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Shaun Hunter | 10.18.2017

With a surface area covering 191 square miles, Lake Tahoe is the largest alpine lake in North America, and it has a diversity of recreational opportunities to match. Summers on the lake are prime time for boating, swimming and paddling along the 71 miles of forested, mountainous or sandy beach shoreline, while winters make a great time to take advantage of the High Sierra snowpack and get out on cross-country or downhill skies in the area's resorts or backcountry trails. 

The autumn, however, marks the time when the tourist traffic thins out and the colors along the lake shore begin to warm up into shades of golds and reds in beatific contrast the deep blue of the surroundings lakes.

Accessible via 1-hour drive from Reno-Tahoe International Airport in Reno or by a 3.5-hour drive from the San Francisco Bay Area via Highway 50, the South Lake Tahoe area offers the more casual travelers the chance to see salmon spawning and the black bears who feed on them, historic lakeside castles, mountain climbs, and lengthy hikes into the alpine lake-filled wilderness backcountry for the more ambitiously adventurous traveler.

Additionally, the sizeable town of South Lake Tahoe offers all the desired amenities one may want after a day outside: restaurants, lodging, theaters and miniature golf for the family or access to the casinos at the California and Nevada state line for the older crowd. Or travelers can opt for the much more quiet and wild stretch near Fallen Leaf Lake and Emerald Bay that offers campgrounds or trail access to the Desolation Wilderness backcountry, where camping is allowed with an overnight permit.

While the wealth of mountains and lakes surrounding South Lake Tahoe can occupy the vacationer or explorer for days, below are some of our favorites for the autumn traveler.

Day 1: Emerald Bay

Day one should be dedicated to exploring Emerald Bay. The Emerald Point hike traces the bay's north shoreline before leading to a secluded stand of forest that is perfect for an afternoon picnic. Paddling Emerald Bay can offer a unique perspective of historic Vikingsholm and the surrounding granite towers, and you can also accesses Lake Tahoe's only island, where a short climb leads to the stone foundations of a former tea house atop Fannette Island.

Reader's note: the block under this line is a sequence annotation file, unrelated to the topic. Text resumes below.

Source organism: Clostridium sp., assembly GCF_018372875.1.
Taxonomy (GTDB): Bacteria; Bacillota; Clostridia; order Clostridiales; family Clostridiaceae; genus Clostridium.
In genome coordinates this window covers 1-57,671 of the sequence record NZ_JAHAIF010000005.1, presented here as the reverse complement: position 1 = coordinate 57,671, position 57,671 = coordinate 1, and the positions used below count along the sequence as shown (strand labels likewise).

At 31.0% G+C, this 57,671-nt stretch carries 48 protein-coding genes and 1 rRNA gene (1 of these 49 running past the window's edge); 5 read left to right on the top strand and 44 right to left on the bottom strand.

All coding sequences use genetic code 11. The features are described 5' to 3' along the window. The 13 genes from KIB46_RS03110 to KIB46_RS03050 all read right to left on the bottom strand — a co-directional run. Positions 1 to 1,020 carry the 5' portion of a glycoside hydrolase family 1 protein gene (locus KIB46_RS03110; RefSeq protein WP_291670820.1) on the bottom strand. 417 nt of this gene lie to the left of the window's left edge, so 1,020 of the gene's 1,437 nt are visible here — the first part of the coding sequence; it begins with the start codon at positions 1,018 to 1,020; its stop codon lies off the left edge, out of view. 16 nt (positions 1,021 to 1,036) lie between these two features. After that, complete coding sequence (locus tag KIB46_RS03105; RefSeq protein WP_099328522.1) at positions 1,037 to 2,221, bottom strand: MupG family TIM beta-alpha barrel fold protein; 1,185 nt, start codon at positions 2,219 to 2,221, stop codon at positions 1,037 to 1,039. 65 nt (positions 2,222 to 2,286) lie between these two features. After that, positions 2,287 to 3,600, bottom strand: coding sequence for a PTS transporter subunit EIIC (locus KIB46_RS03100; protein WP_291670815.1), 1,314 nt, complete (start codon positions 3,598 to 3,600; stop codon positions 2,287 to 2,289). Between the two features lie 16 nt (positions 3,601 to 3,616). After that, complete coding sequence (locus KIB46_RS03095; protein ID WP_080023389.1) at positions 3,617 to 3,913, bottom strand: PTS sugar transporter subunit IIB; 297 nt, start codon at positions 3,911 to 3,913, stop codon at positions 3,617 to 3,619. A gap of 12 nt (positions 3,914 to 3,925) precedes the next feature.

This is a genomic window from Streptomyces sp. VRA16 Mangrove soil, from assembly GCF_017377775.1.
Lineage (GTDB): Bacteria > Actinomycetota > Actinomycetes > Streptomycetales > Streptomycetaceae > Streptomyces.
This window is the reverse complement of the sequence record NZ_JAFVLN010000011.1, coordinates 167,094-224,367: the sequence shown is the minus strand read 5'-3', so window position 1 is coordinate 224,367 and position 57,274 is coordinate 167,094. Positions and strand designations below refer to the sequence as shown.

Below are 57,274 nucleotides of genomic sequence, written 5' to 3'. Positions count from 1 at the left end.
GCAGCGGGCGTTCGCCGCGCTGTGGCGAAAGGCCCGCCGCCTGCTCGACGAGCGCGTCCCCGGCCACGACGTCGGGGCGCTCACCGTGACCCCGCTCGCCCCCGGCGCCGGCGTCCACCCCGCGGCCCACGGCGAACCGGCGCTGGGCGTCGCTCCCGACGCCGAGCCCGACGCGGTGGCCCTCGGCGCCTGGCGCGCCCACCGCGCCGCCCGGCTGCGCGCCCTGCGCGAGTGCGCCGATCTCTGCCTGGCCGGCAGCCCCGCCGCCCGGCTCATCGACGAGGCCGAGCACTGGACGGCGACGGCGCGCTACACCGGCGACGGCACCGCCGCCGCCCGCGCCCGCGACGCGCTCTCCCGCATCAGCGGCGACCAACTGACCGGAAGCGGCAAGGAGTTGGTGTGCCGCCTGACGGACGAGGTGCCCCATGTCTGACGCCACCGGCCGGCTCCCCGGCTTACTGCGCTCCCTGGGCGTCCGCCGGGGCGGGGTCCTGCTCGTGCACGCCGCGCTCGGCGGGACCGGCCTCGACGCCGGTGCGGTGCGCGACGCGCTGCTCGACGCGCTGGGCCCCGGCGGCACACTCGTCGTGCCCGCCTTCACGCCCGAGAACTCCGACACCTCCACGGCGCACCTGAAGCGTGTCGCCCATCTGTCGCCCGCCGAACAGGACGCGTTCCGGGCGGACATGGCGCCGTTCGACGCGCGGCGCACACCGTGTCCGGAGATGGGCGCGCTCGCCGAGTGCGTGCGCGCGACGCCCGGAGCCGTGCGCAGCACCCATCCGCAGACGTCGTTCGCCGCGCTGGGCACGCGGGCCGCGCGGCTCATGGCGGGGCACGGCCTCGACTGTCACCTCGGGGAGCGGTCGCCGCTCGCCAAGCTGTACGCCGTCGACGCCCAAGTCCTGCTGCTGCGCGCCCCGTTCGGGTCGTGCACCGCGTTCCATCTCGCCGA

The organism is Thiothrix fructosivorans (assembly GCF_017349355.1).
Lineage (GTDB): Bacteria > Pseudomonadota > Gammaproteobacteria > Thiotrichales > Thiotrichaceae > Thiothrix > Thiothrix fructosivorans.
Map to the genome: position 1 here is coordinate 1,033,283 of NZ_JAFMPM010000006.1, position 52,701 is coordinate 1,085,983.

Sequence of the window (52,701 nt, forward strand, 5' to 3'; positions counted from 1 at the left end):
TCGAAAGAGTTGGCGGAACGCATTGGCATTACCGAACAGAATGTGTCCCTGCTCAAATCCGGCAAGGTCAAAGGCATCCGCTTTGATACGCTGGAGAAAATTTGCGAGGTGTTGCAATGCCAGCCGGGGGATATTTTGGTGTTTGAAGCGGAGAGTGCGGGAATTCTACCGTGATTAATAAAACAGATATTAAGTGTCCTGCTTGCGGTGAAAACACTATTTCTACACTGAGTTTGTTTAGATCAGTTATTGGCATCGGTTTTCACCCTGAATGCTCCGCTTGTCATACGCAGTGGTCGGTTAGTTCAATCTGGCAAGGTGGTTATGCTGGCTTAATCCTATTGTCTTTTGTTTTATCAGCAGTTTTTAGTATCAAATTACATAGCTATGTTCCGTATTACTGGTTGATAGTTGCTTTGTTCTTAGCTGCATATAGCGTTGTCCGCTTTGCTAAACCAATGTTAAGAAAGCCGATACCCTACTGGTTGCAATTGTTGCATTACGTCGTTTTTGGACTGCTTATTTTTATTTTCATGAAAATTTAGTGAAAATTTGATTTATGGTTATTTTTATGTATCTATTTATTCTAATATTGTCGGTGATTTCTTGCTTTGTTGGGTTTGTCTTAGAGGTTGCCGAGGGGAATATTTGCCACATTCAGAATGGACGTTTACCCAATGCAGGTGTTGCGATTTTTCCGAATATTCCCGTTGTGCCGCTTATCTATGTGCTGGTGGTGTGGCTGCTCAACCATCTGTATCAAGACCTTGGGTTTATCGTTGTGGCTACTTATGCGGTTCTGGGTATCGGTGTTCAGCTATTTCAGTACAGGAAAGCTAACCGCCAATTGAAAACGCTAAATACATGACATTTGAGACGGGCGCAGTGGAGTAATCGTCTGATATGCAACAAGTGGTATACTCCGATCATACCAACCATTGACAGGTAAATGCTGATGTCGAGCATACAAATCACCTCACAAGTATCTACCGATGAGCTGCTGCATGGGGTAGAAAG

Opposite the parking area here are the easily accessible Eagle Falls, actually two large sets of falls towering above the bay. Or those wanting to push a little bit further can do the hike to Eagle Lake, a large lake that may be a perfect swimming hole if you're lucky enough for a warm autumn day.

Day 2: Hit the trail

Once many of the area's seasonal public beaches begin to close down in the fall, the time is right to head to higher ground and hike along one of the area's more secluded alpine lakes. The Echo Lakes Trail hike offers some of the most accessible trail into the Desolation Wilderness in its gentle rolling terrain along a portion of the Pacific Crest Trail. If planned for early enough, the 6-mile round-trip hike can be cut in half with the use of the Echo Chalet Water Taxi that provides a boat ride between the dock at the far end up Upper Echo Lake and the chalet lodge at the trailhead. Those looking for a little more challenging hike to compliment their scenery might think of heading a little further out to Lake Aloha, or if one would prefer more open views to the seclusion of Echo's alpine forest, the hike to Cathedral Lake comes with more climbing, but wider views along the way.

Day 3: Sweeping vistas

A final day to take in South Lake Tahoe's majestic natural landscape is in order. Starting from the trailhead at the Bayview Campground, hikers can head one direction on a short and gradual hike toward the stone cascading creek at Cascade Falls, or they may opt to head the other direction, which climbs 1,700 feet in under 2.5 miles to the expansive panoramic vistas atop Maggie's Peak. One final stop to step to the edge of Inspiration Point makes a great point to end the day.

 

Lodging and camping options are as varied as the recreational opportunities around South Lake Tahoe. For those looking for a hotel with an emphasis on socializing in its bars and patios or being within a few blocks of Lake Tahoe, Heavenly Village or the Nevada casinos at Stateline, Basecamp Tahoe South makes a perfect place to end your day and begin your night. Those looking for an upscale end-of-day experience might opt for the Coachman Hotel.

The seasonal Bayview Trailhead Campground gives campers an optimal spot to access many of these trails and Emerald Bay adventures from. Camp Richardson, though much larger and potentially more crowded, remains open year round and has a lodge as well as a campground.

For more adventure ideas around the Tahoe area, visit Tahoe South!

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